A High Court judge has called for new national guidelines on eligibility criteria in children’s services after finding a council used criteria unlawfully to reduce the care offered to a disabled child.
Mrs Justice Black said determining access to services was a “very complex area” requiring compliance with a number of legal duties.
She said there was a “pressing need” for equivalent guidelines to those already available in adult social care – the Department of Health’s Fair Access to Care Services – published in 2003.
Islington Council’s actions “unlawful”
The judgement came in a judicial review against Islington Council’s eligibility criteria, brought by the family of a disabled child, whose care package was drastically cut.
The London borough’s application of a new set of criteria in 2007 was found to be unlawful after it resulted in the family’s home care and short breaks services being halved from 24 hours a week to 12.
Mrs Justice Black ordered Islington Council to re-assess the 14-year-old’s needs and urged a review of the authority’s “fundamentally flawed” criteria. The judge concluded they were not compatible with either the Chronically Sick and Disabled Persons Act 1970 or the Disability Discrimination Act 1995.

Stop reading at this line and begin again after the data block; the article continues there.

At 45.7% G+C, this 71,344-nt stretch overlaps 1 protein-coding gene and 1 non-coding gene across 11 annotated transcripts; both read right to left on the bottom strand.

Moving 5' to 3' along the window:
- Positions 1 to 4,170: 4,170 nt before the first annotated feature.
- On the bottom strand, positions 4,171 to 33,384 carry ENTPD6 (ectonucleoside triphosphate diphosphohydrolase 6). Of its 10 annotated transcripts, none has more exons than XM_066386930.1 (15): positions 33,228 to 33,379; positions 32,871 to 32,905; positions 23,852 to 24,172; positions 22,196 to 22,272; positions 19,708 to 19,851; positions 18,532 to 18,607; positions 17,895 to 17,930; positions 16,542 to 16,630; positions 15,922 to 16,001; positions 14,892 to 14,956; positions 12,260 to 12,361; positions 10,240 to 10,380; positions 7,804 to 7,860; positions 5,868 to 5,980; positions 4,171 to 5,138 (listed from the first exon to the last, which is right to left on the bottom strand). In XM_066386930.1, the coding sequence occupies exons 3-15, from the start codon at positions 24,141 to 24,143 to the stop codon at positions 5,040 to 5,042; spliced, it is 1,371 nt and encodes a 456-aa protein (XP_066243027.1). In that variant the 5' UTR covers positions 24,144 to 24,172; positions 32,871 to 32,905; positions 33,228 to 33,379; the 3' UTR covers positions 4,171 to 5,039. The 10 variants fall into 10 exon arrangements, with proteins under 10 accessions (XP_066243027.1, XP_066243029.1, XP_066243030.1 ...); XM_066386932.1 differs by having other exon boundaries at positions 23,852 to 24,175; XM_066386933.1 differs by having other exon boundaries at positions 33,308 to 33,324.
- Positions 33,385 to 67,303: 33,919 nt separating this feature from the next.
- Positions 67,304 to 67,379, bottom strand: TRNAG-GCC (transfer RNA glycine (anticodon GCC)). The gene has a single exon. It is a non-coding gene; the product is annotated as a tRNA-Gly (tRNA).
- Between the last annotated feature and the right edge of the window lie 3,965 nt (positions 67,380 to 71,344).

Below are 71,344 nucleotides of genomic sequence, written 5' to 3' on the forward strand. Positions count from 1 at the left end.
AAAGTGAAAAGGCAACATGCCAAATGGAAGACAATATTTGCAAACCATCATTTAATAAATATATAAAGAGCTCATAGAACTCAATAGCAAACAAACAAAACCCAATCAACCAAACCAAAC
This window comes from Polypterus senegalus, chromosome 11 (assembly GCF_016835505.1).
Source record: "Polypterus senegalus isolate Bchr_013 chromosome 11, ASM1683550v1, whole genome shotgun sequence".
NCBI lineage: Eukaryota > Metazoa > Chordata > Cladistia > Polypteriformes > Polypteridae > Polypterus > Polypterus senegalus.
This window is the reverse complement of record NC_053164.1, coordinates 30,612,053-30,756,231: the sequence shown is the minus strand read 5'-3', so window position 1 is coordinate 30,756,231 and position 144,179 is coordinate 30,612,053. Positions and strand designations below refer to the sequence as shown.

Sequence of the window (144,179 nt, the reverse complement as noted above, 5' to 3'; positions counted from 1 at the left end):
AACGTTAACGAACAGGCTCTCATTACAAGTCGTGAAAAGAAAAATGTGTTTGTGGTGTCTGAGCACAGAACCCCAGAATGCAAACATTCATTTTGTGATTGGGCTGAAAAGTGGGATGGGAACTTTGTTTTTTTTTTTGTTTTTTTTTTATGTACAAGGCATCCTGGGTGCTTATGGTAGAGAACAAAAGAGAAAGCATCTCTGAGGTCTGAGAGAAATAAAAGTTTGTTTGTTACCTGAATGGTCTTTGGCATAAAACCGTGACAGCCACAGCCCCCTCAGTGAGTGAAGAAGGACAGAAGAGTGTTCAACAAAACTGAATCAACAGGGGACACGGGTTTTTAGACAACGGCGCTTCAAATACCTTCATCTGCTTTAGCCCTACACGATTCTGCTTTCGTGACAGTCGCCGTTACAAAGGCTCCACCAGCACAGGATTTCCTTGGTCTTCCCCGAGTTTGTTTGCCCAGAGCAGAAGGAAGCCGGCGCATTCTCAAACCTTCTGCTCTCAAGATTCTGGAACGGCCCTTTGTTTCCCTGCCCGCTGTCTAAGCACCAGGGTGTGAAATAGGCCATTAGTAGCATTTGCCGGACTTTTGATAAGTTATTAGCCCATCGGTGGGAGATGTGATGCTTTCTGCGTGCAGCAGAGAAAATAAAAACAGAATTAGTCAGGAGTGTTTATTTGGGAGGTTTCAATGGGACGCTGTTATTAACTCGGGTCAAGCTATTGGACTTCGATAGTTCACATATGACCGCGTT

She found that in the case of the child, known as JL, social workers failed to make a genuine assessment of his needs by sticking to the eligibility criteria so rigidly.
Mrs Justice Black added that national guidelines would ensure that the role of eligibility criteria in children’s social care was “better understood”.
Campaigner urges action
Christine Lenehan, director of the Council for Disabled Children, one of the interested parties in the case, endorsed the recommendation, and urged every local authority to re-consider their criteria in the light of the judgement.
She said: “In our experience, all local authorities use eligibility criteria to limit access to disabled children’s services. Yet I have never met a local authority officer who could tell me what the legal basis was for their criteria.”
DCSF to consider judgement
A spokesperson for the Department for Children, Schools and Families explained that there were already guidelines covering this area – The Framework for the Assessment of Children in Need and their Families, published in 2000. The spokesperson added that the DCSF would consider whether any further action was necessary in the light of Mrs Justice Black’s judgement and Lord Laming’s progress report on child protection in England, published last week.
Commission for Social Care Inspection wants eligibility criteria to be replaced
Council for Disabled Children